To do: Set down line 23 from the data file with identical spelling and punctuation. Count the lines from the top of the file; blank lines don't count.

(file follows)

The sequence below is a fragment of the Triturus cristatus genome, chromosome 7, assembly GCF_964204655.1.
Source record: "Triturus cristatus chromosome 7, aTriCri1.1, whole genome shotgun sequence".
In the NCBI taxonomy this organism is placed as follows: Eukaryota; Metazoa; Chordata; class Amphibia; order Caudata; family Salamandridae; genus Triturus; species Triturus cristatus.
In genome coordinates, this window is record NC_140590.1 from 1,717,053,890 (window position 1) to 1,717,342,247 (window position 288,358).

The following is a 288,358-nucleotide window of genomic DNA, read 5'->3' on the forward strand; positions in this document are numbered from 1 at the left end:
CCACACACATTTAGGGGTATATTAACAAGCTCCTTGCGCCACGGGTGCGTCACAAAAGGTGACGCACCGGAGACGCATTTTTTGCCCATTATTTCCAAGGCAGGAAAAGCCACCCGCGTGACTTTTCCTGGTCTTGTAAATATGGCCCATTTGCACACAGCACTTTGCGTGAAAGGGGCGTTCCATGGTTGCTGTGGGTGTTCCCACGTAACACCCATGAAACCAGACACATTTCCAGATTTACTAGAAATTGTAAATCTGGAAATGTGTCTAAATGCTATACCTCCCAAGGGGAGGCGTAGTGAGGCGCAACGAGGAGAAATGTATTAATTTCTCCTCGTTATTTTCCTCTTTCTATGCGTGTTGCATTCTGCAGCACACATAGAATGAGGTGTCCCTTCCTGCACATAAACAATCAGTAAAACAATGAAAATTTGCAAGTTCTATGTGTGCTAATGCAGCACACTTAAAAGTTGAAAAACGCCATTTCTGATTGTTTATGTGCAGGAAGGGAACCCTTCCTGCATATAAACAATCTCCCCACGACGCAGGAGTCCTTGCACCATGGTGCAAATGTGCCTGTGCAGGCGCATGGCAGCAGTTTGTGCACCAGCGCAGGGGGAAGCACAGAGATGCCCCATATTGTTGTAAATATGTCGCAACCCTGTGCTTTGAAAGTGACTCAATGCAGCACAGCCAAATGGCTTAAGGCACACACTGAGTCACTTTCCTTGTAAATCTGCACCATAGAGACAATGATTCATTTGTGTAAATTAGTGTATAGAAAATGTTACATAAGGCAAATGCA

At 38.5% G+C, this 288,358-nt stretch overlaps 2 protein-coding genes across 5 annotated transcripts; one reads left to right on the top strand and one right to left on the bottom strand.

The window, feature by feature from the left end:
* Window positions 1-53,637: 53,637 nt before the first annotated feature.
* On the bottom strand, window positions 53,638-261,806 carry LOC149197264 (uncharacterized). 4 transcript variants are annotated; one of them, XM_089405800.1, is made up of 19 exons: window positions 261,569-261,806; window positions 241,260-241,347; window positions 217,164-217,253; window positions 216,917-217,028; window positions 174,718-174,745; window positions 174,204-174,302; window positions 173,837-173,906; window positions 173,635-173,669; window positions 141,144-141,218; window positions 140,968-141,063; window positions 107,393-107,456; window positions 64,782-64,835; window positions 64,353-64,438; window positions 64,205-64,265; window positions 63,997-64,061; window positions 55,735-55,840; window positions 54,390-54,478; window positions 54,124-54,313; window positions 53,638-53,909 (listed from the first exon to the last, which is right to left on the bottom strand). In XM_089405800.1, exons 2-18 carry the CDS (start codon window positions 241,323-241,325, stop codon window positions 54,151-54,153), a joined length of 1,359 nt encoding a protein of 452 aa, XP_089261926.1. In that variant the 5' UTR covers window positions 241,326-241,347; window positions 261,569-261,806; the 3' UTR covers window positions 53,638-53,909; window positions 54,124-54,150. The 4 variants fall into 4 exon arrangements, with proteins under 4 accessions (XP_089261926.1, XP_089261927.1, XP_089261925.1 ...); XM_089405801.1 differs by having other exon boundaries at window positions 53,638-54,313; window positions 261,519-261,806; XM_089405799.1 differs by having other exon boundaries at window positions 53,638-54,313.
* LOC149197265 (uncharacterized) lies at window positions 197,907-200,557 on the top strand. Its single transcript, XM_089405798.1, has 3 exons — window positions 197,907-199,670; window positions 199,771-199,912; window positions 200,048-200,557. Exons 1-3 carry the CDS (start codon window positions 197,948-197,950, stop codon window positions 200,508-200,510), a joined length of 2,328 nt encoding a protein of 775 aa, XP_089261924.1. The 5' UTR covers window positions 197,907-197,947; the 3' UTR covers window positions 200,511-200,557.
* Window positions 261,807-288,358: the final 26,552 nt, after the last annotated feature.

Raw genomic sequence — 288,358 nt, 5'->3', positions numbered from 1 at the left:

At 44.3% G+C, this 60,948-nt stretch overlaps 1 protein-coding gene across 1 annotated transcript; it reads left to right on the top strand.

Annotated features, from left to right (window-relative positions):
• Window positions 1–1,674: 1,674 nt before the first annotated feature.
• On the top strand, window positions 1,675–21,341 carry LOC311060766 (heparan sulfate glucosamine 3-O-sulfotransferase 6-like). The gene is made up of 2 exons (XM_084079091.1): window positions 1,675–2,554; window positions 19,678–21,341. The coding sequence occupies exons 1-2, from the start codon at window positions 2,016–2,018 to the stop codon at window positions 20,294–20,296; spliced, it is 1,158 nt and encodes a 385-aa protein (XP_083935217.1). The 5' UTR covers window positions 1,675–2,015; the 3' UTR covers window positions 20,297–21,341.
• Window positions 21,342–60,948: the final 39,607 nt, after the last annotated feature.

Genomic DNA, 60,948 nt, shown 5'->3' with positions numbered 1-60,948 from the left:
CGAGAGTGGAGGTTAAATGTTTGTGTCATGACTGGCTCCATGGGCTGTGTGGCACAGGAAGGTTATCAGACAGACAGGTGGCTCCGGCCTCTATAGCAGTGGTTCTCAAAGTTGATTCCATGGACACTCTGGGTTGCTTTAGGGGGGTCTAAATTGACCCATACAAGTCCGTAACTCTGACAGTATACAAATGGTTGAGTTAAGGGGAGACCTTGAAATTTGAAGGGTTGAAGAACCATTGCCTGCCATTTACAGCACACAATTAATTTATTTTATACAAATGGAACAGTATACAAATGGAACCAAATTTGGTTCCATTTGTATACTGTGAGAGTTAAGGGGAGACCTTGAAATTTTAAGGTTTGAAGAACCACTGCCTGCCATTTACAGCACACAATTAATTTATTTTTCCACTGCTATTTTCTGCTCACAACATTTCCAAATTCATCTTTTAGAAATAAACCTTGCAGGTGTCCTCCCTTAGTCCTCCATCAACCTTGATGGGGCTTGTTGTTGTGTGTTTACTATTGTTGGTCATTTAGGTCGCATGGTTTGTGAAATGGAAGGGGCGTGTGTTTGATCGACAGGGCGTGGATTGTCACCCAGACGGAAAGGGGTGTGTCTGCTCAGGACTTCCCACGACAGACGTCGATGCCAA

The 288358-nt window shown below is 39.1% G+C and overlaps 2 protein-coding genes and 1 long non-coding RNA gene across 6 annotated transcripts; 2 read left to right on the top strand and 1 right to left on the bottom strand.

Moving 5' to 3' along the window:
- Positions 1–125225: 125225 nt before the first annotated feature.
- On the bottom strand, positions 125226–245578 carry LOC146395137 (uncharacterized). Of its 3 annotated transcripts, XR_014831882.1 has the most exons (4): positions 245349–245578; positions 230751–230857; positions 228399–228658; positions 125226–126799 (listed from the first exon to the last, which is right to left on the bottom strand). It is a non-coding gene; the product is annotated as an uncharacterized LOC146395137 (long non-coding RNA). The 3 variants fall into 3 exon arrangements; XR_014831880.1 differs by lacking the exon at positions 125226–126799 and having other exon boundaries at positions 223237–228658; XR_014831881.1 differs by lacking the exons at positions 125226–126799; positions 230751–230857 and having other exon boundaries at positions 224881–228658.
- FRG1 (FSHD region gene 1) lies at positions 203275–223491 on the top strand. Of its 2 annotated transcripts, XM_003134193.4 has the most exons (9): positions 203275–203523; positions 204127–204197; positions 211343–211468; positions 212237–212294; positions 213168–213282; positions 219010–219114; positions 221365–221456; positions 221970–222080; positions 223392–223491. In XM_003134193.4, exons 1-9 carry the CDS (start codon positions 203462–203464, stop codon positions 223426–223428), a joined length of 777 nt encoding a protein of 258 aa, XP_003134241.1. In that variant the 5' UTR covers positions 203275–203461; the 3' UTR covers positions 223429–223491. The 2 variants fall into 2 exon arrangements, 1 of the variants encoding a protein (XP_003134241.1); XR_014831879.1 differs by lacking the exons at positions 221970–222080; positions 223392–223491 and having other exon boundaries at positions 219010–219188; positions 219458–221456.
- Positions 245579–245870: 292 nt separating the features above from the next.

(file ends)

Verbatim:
- Positions 1–125225: 125225 nt before the first annotated feature.